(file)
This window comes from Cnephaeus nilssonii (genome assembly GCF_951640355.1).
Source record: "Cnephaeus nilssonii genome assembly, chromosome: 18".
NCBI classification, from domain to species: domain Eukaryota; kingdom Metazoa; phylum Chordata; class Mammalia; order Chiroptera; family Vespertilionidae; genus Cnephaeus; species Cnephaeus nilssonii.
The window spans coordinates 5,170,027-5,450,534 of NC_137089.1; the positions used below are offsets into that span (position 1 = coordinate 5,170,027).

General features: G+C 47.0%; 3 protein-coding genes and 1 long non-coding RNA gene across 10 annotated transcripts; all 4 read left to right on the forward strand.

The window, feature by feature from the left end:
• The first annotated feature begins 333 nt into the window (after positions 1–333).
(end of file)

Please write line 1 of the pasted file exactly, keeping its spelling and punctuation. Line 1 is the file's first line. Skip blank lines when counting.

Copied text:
This window comes from Cnephaeus nilssonii (genome assembly GCF_951640355.1).